Abridged from the 2003 Taylor Mountain Forest Stewardship Plan: Taylor Mountain Forest was likely used by the Snoqualmie, Duwamish, and Muckleshoot tribes for fishing, hunting and gathering, and as a major transportation link from Lake Sammamish to the Cedar River and across the Cascades.
Government Land Survey notes from 1891 and 1892 describe the area as “…covered with heavy fir, hemlock, cedar and spruce timber of good quality… A very dense undergrowth throughout…” Also noted were numerous brooks, creeks, and “branch springs." More than sixty settlers homesteaded in the vicinity at this time, many clustered around nearby Walsh Lake.
Logging was extensive throughout the area since the late 1880s. Logging was first accomplished with oxen, horses, and steam donkeys. Construction of a railroad allowed for more intensive harvest. Eventually fifteen miles of standard-gauge rail passed through the forests and to the top of Tiger Mountain. Several sawmills operated in the area. The Sherwood mill, was located on upper Carey Creek in the 1930s, probably milling cedar bolts cut from the large cedar stumps left standing in wet areas after the initial harvest. A 1930s stump house, created inside a hollow cedar stump with a sheet metal roof and equipped with pots, pans and dishes on the table, was discovered on the property in 1969. The artifacts were subsequently removed.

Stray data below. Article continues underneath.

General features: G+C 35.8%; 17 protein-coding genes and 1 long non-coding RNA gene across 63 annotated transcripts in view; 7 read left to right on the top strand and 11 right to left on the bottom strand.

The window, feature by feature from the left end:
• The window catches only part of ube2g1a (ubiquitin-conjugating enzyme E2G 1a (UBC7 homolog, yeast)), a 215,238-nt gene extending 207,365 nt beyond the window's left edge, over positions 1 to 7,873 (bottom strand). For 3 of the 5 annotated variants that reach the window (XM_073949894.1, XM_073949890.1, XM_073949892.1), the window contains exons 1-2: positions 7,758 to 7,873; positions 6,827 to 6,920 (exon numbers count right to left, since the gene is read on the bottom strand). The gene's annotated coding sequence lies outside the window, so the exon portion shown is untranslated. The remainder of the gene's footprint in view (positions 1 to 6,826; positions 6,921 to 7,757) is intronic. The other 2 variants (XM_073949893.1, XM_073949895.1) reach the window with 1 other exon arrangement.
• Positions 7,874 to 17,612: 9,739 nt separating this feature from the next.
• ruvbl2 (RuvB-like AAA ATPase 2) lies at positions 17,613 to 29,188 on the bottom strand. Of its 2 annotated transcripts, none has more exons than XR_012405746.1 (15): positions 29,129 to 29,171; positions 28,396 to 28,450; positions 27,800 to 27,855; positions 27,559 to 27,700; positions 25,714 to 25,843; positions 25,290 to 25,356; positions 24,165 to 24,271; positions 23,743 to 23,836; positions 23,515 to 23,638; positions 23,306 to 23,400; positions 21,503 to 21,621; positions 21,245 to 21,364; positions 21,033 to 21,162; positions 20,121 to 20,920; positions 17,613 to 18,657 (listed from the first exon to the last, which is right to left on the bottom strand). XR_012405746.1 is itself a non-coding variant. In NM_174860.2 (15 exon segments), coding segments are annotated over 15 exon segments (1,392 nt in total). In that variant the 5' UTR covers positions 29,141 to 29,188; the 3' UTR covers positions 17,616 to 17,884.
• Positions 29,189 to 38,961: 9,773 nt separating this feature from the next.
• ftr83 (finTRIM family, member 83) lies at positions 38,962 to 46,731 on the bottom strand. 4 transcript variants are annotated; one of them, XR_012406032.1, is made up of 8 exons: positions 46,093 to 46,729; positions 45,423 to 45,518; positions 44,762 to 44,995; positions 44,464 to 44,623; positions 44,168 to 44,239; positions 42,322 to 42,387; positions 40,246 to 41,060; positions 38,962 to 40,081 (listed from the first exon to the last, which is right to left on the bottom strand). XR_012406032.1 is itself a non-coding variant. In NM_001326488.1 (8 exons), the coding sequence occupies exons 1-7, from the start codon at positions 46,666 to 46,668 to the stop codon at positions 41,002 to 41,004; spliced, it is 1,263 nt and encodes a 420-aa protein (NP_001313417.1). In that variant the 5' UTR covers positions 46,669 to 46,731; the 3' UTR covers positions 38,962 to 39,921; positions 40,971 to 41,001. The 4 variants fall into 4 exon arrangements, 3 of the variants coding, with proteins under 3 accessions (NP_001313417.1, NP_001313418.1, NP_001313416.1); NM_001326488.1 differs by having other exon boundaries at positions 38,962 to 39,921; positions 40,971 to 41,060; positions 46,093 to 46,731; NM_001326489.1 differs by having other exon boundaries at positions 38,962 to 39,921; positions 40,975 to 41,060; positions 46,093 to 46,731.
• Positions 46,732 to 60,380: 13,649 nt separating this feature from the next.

There were many forest fires in the vicinity in the early 1900s. In 1910, a big fire started in Kerriston and, spreading to Taylor, Walsh Lake, and Hobart, which consumed the railroad trestles at Taylor and Sherwood. The community at Walsh Lake was destroyed and two trains were marooned. Many of the large stumps on Taylor Mountain Forest bear evidence of the fires.
Taylor Mountain Forest continued to be harvested throughout the 1940s. An aerial photo from 1944 shows the Holder Creek drainage recently logged and much of the Carey Creek drainage logged or maintained as open grazing land. The most recent logging operations began in the 1970s, when approximately 60 percent of the site was clear-cut.